Kimchi and Me, A Love Story
By Shannon Kuhn
“I lay the curious piece of flat lettuce on the palm of my hand, adding the steaming bulgogi beef, kimchi, and spicy sauce as directed. I fold it into a little package, as if I was going to mail it somewhere, but instead I insert it into my mouth. The meat is tender and the kimchi has a kick to it. I swallow and reach for more. We are in Busan, South Korea, sitting in a circle, cross-legged on mats. There is a large burner in the center of the table, surrounded by a sea of small white porcelain dishes containing a multitude of side dishes. Here there is no such thing as ordering for one. On the contrary, restaurants usually serve a meal in groups of four, and everyone shares. You do not eat alone; you eat with your family, your friends, your co-workers. Meals are a time of intimacy, it is not possible to dine alone or to simply scarf your food down and leave. To eat is to be with family.” - Shannon Kuhn, Korea, 2009
Korean food, and Kimchi, is one of the world’s best-kept secrets. It is a delicious and healthy cuisine to eat traditionally, but also one of the bests to be creative and have fun with. Alaska doesn’t really have a a thriving Korean food scene yet, but it’s my hope that one day soon it will be a common option when going out for dinner, as well as cooking at home.
Kimchi is the national dish of Korea. It is a super-spicy fermented cabbage condiment (think Sauerkraut marinated in hot sauce!) that is served at every meal. Kimchi is a staple of the high-fiber, low-fat cultural diet that has kept obesity at bay in Korea. Kimchi is used in everything from soups to sandwiches, and as a topping on pizza and burgers. Alaskan-made Kimchi is truly spectacular, as our homegrown cabbage is sweet and crunchy, perfect for pickling and fermentation. It makes my mouth water to think about harvesting this fall and making enough kimchi to last through the winter. However, you can make kimchi with any vegetable, or even fruit if you are feeling adventurous! It really is a super-food, and pretty much great on anything.
Why to try it: Kimchi is loaded with vitamins A, B, and C, high in fiber, and an excellent antioxidant. It’s biggest benefit may be in its “healthy bacteria” called lactobacilli, found in fermented foods like kimchi and yogurt.
Here are recipes for adding kimchi into your diet! Bacon Kimchi pizza and Beet Kimchi recipes below, but also try putting kimchi in your quesadilla, grilled cheese, burrito, or reindeer sausage! YUM.
Bacon Kimchi Pizza
Makes one 10 inch pizza
- About 1/2 pound of pizza dough (you can order to go at Bear/Moose’s Tooth)
- 1 cup kimchi
- 3 cloves of garlic, sliced
- 3 strips of bacon (and fat!)
- 1 teaspoon of Worcestershire sauce
- 2 tablespoons of Hoisin sauce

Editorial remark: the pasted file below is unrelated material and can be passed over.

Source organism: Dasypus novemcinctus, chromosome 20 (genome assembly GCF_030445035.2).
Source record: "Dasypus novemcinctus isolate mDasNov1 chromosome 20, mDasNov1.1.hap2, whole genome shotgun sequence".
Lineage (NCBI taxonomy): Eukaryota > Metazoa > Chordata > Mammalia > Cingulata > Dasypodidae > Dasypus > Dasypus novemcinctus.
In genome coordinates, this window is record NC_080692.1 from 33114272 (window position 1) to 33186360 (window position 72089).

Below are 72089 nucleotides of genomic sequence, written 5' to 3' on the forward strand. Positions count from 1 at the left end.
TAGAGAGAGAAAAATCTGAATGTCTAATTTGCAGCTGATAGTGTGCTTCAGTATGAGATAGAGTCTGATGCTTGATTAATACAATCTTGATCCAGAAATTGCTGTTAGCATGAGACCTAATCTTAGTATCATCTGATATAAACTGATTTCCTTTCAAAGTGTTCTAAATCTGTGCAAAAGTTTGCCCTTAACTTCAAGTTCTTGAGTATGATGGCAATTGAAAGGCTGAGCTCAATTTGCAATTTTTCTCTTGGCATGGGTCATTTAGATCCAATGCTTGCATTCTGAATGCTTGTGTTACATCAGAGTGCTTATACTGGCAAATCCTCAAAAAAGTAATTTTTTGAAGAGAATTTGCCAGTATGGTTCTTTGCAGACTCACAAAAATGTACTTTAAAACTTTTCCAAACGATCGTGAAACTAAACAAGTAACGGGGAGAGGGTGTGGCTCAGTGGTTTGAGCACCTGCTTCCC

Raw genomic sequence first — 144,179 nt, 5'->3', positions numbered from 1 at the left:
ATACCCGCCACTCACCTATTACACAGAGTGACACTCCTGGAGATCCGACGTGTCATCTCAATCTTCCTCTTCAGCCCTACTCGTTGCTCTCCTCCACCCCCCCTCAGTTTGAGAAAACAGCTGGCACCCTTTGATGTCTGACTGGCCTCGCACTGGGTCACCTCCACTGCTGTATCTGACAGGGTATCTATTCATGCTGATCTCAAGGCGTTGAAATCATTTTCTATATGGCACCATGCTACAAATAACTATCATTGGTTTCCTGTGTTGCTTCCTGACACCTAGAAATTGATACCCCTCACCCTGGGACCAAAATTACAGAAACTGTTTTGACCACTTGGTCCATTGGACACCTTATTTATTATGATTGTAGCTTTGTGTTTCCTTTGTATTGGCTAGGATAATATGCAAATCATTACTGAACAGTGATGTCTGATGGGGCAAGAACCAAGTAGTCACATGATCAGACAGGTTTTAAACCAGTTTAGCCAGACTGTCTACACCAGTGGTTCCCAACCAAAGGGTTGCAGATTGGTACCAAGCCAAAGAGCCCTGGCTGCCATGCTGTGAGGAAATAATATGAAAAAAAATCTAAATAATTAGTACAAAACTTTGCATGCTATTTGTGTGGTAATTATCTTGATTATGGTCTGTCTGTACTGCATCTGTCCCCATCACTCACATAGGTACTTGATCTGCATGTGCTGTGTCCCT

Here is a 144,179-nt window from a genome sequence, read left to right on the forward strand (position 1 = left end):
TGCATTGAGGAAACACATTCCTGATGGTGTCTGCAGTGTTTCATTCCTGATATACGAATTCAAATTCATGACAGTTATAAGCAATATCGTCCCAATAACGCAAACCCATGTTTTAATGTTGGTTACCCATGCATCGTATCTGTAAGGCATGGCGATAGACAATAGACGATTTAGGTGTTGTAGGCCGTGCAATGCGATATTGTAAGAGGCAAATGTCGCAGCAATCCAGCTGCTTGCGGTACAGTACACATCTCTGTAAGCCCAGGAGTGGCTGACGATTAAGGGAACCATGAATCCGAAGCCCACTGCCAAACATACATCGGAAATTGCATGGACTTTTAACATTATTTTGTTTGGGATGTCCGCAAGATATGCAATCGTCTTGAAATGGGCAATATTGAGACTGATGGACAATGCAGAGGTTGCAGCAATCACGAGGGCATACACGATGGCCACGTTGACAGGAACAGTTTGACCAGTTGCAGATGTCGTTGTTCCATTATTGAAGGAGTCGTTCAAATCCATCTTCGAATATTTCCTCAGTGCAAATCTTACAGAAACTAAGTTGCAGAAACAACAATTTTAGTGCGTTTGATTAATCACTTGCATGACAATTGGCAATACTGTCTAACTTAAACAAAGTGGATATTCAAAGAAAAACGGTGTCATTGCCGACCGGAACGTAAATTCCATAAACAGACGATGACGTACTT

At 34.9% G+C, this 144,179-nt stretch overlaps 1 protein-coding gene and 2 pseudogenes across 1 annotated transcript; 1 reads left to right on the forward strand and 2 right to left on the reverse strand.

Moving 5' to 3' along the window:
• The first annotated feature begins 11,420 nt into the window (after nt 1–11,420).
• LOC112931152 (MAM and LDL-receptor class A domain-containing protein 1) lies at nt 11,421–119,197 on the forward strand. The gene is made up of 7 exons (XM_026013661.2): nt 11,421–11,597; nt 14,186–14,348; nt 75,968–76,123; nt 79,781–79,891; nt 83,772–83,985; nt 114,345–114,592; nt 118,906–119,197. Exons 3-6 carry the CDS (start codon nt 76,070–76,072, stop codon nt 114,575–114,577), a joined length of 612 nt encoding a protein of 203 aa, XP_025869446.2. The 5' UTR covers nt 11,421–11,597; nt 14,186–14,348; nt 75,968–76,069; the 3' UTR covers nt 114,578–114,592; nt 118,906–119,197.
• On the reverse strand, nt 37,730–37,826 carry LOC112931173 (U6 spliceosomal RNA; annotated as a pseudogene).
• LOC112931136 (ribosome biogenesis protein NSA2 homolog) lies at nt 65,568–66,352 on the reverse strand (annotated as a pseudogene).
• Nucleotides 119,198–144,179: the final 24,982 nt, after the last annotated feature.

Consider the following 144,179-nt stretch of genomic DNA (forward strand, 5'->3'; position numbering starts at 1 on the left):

- 1 teaspoon of Sriracha sauce
- 1 teaspoon of mayonnaise
- 2 cups of shredded mozzarella cheese
- 2 stalks of scallion
- 2 teaspoons of olive oil
*If you have leftovers, try putting a fried egg on top of your pizza for breakfast!
1. In a pan over high heat. Place bacon on the pan and cook until crispy on both sides, about 6-7 minutes. Transfer bacon pieces to a plate. With the fat that is already on the pan, turn the heat to high. Add kimchi, with garlic and cook. Continue to stir and cook until there is no more moisture left in the pan. Once the kimchi and garlic both turn slightly brown, remove from heat.
2. Place flour on your surface and rolling pin. Roll out the dough slowly into a circle. Take the dough in your hands and stretch them out as evenly as possible. Continue rolling until the dough forms a circle.
3. In a small bowl, mix Worcestershire sauce, Hoisin sauce, Sriracha sauce (optional), and mayonnaise. Adjust seasonings to your liking. Set aside.
4. Place pizza dough directly on the cookie sheet or cast iron skillet. Spread 1 teaspoon of olive oil on the dough. Add sauce, leaving a little bit of space on the edges. Add kimchi. Use kitchen scissors to cut scallions and bacon right onto the pizza. Finish with cheese.
- 1 head of cabbage
- plenty of salt
- 2 beets, grated
- 2 red onions, chopped
- 2 – 3 cloves of garlic, crushed
- slice of ginger, about 1 cm thick, crushed
- 2 teaspoons hot chili powder (or to taste)
- 4 teaspoons sugar
1. Rinse and chop the cabbage (into long strips or squares, whatever you prefer).
2. Layer the cabbage in a tupperware or plastic bag, and sprinkle salt liberally in between each layer, rubbing salt into cabbage.
3. Let sit for at least 6 hours or overnight.
4. The salt releases the water in the cabbage, so drain any excess water.
5. Add your grated beets, red onions, garlic, ginger, chili, and sugar.
6. Mix everything thoroughly with your hands for a couple of minutes.
7. Put in a jar with a tightly sealed lid and let the fermentation begin! Allow to sit for a few days in the fridge for best results.
About Anchorage Food Mosaic
The Anchorage Food Mosaic’s mission is to build and celebrate community through our cultural foods.
In our current conventional agricultural system, a monoculture replaces lots of genetically diverse plants with one uniform crop, which is highly susceptible to disease and failure. In the same way that monocropping is dangerous to the future of a crop; we must encourage diversity within our community to prevent disease.
In order for our community to thrive we need to embrace and nurture the “mosaic” of people in this city.
The Anchorage Food Mosaic features different community members through photos and traditional recipes. Let us cook each others cultural foods and share our stories with one another.